You can pick up the basics in ten minutes, but the nuances of the style take months to explore. It's a challenge to play it with the right delicacy, but also with the right intensity when needed. If you don't damp down those strings behind the bottleneck when need, the sound quickly deteriorates into a clash of glass and steel and it's not very nice - have fun!
One of the most interesting things about Johnson's performances is not his creativity, but his delivery. He didn't actually create many songs, but rather copied others and adapted traditional stuff to his style and needs, which is what blues men did all the time.
For example, Sweet Home Chicago was a very thinly disguised copy of Scrapper Blackwell's Kokomo Blues, and Walkin' Blues was played by Muddy Waters before it appeared on record from Johnson. Even Crossroads was an adaptation of Walkin' Blues licks, although the timing was changed and it was more urgent, more percussive. The most interesting thing was that he could play and sing as if the guitar and voice were not linked at all.
Most blues guitar players start singing when there is a particular beat, or a lull in the finger picking complexity - with Robert it didn't seem to matter what his fingers were doing, he just sang as he felt it. This is rare, and only people like Johnson and Reverend Gary Davis could do it effectively.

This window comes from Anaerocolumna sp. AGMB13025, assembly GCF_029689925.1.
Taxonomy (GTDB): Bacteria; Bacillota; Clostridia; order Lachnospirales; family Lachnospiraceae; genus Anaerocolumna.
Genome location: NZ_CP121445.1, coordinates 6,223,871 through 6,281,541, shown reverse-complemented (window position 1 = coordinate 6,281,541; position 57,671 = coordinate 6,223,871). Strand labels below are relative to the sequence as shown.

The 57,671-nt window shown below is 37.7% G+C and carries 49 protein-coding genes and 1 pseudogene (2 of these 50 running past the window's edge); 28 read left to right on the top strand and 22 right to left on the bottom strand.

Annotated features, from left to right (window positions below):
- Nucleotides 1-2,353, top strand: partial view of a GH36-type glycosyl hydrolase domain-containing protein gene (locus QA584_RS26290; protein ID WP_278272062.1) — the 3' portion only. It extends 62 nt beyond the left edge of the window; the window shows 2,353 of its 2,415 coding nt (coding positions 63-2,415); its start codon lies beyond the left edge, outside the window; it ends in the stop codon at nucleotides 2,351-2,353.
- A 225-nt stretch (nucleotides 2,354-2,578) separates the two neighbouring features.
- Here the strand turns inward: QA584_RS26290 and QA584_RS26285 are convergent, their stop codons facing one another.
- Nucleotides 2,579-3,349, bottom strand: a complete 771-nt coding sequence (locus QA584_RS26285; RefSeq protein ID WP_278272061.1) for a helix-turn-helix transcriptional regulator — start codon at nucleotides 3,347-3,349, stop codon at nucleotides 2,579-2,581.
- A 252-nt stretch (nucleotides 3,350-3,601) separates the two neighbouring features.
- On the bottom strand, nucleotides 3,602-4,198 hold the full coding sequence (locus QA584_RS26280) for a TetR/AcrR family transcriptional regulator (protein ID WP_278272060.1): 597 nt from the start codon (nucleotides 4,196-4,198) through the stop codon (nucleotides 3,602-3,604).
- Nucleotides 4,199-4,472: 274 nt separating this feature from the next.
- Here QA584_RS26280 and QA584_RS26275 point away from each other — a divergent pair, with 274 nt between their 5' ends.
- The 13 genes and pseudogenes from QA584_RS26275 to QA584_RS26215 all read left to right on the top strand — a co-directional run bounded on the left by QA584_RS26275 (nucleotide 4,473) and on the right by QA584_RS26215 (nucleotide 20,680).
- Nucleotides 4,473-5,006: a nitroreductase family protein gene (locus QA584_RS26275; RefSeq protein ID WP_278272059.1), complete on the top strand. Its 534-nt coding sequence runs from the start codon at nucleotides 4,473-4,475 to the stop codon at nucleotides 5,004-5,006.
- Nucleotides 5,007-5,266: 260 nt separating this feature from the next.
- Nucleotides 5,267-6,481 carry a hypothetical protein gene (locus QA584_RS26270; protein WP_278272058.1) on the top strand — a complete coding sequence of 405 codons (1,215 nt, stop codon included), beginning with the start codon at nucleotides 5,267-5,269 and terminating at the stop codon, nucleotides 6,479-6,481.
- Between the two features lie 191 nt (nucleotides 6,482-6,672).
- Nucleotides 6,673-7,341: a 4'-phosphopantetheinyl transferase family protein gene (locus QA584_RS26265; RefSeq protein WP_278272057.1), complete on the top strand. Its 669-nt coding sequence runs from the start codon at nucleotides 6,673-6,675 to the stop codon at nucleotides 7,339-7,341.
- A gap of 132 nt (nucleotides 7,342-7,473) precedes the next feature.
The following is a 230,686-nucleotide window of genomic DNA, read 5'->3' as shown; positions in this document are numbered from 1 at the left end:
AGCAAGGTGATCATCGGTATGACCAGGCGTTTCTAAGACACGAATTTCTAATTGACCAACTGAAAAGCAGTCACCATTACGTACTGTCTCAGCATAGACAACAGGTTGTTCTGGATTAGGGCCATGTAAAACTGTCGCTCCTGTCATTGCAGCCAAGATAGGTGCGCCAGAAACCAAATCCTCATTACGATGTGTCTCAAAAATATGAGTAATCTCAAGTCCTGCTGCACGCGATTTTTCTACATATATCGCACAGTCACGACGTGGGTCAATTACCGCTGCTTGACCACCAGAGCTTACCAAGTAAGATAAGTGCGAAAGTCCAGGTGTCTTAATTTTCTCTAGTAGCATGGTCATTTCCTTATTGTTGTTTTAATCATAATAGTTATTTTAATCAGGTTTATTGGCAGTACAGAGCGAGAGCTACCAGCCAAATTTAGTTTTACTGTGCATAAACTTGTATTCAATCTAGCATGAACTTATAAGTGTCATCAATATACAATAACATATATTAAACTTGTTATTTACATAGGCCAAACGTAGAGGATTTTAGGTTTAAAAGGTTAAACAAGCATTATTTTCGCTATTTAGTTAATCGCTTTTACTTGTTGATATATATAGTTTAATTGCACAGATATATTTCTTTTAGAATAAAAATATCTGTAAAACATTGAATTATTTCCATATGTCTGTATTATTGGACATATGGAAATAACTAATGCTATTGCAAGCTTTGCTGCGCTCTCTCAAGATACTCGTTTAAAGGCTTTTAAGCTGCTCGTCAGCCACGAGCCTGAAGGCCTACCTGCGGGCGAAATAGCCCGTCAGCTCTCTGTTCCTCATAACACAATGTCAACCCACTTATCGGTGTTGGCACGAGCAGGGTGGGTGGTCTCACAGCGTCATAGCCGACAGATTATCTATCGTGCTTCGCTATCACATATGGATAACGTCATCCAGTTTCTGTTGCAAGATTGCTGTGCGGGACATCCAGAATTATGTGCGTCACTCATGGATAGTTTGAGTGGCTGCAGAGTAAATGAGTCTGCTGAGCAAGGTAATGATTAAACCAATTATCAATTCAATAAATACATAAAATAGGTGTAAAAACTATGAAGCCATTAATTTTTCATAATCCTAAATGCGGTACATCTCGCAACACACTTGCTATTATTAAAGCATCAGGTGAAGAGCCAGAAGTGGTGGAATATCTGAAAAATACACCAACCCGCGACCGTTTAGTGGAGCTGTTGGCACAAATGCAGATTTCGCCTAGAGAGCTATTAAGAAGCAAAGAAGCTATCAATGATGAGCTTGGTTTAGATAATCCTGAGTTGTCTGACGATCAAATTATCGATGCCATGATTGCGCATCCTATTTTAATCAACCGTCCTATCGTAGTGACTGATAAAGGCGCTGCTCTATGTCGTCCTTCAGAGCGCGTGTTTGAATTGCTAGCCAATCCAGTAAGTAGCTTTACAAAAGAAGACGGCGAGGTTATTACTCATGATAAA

Blind Boy Fuller was an expert in the fingerpicking guitar style known as Pidemont or Ragtime Blues. It's a difficult style to master, as the thumb and fingers operate tend to operate independently of each other. That alternating bass performed by the thumb is crucial to the technique.
Learning how to play acoustic blues guitar is a two pronged battle. First, we have to train our motor skills to technically make the right sounds.
Once we know where to put the fingers of both hands, its just a case of practicing for many hours a week. It is that a professional guitarist has about 10 000 hours of practice time under his belt.